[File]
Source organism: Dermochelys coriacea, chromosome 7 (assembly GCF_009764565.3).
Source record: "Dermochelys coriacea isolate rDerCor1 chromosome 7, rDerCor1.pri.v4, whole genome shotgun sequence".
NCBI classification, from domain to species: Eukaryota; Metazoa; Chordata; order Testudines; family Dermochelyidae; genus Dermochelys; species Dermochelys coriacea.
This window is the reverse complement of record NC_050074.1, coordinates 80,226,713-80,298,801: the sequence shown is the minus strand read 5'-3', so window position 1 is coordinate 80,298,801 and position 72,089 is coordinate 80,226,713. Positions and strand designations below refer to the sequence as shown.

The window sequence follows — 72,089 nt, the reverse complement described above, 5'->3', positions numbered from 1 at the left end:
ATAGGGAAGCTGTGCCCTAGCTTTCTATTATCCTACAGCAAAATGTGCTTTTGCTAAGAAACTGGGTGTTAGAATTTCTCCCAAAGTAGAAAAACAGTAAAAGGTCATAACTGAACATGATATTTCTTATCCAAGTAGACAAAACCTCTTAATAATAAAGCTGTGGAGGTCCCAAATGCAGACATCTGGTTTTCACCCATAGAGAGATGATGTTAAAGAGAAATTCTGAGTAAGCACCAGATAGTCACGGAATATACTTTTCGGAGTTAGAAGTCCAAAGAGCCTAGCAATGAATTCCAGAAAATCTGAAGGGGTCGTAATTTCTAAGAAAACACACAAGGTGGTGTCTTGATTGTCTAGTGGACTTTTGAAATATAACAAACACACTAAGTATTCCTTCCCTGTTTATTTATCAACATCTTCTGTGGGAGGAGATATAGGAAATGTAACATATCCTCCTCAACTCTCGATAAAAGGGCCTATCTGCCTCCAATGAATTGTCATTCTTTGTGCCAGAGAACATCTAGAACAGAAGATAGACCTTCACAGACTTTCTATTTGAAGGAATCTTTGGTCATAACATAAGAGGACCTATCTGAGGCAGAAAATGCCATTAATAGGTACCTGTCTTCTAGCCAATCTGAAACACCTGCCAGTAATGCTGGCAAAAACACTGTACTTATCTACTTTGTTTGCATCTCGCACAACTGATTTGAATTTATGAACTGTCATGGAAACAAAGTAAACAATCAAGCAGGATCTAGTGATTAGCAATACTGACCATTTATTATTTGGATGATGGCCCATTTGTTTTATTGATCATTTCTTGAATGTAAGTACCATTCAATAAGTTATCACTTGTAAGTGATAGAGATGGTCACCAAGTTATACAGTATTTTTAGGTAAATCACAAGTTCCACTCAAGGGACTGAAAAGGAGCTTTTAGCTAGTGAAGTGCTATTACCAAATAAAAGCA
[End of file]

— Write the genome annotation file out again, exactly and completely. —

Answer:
Source organism: Dermochelys coriacea, chromosome 7 (assembly GCF_009764565.3).
Source record: "Dermochelys coriacea isolate rDerCor1 chromosome 7, rDerCor1.pri.v4, whole genome shotgun sequence".
NCBI classification, from domain to species: Eukaryota; Metazoa; Chordata; order Testudines; family Dermochelyidae; genus Dermochelys; species Dermochelys coriacea.
This window is the reverse complement of record NC_050074.1, coordinates 80,226,713-80,298,801: the sequence shown is the minus strand read 5'-3', so window position 1 is coordinate 80,298,801 and position 72,089 is coordinate 80,226,713. Positions and strand designations below refer to the sequence as shown.

The window sequence follows — 72,089 nt, the reverse complement described above, 5'->3', positions numbered from 1 at the left end:
ATAGGGAAGCTGTGCCCTAGCTTTCTATTATCCTACAGCAAAATGTGCTTTTGCTAAGAAACTGGGTGTTAGAATTTCTCCCAAAGTAGAAAAACAGTAAAAGGTCATAACTGAACATGATATTTCTTATCCAAGTAGACAAAACCTCTTAATAATAAAGCTGTGGAGGTCCCAAATGCAGACATCTGGTTTTCACCCATAGAGAGATGATGTTAAAGAGAAATTCTGAGTAAGCACCAGATAGTCACGGAATATACTTTTCGGAGTTAGAAGTCCAAAGAGCCTAGCAATGAATTCCAGAAAATCTGAAGGGGTCGTAATTTCTAAGAAAACACACAAGGTGGTGTCTTGATTGTCTAGTGGACTTTTGAAATATAACAAACACACTAAGTATTCCTTCCCTGTTTATTTATCAACATCTTCTGTGGGAGGAGATATAGGAAATGTAACATATCCTCCTCAACTCTCGATAAAAGGGCCTATCTGCCTCCAATGAATTGTCATTCTTTGTGCCAGAGAACATCTAGAACAGAAGATAGACCTTCACAGACTTTCTATTTGAAGGAATCTTTGGTCATAACATAAGAGGACCTATCTGAGGCAGAAAATGCCATTAATAGGTACCTGTCTTCTAGCCAATCTGAAACACCTGCCAGTAATGCTGGCAAAAACACTGTACTTATCTACTTTGTTTGCATCTCGCACAACTGATTTGAATTTATGAACTGTCATGGAAACAAAGTAAACAATCAAGCAGGATCTAGTGATTAGCAATACTGACCATTTATTATTTGGATGATGGCCCATTTGTTTTATTGATCATTTCTTGAATGTAAGTACCATTCAATAAGTTATCACTTGTAAGTGATAGAGATGGTCACCAAGTTATACAGTATTTTTAGGTAAATCACAAGTTCCACTCAAGGGACTGAAAAGGAGCTTTTAGCTAGTGAAGTGCTATTACCAAATAAAAGCA